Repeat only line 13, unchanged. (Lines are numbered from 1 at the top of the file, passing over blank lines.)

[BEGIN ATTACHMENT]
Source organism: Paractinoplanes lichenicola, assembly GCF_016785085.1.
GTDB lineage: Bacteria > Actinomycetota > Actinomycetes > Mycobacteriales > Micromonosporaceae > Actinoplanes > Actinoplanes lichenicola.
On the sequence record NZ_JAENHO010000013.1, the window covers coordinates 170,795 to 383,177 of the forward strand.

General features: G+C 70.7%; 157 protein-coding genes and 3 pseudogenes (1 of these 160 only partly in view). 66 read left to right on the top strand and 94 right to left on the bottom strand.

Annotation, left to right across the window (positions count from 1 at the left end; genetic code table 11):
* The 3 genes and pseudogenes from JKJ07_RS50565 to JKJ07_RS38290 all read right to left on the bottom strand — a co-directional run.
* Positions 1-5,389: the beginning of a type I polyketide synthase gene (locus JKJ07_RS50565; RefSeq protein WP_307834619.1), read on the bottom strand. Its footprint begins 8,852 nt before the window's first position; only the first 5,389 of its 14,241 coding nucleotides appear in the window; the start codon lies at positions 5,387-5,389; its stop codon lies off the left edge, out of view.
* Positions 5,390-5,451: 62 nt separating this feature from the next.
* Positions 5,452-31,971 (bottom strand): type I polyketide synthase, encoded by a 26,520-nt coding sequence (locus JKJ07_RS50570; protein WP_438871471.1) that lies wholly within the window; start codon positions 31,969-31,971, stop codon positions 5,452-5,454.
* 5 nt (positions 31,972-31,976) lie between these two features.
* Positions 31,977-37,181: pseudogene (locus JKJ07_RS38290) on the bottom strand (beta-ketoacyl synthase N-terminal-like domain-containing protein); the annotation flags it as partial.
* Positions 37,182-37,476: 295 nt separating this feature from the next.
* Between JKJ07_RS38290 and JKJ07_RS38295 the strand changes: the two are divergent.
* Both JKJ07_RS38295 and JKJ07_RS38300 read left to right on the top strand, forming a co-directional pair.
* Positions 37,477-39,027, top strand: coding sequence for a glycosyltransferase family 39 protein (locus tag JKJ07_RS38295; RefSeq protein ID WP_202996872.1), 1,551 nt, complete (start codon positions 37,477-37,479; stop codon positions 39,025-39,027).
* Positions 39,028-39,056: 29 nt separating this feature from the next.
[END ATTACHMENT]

* Between JKJ07_RS38290 and JKJ07_RS38295 the strand changes: the two are divergent.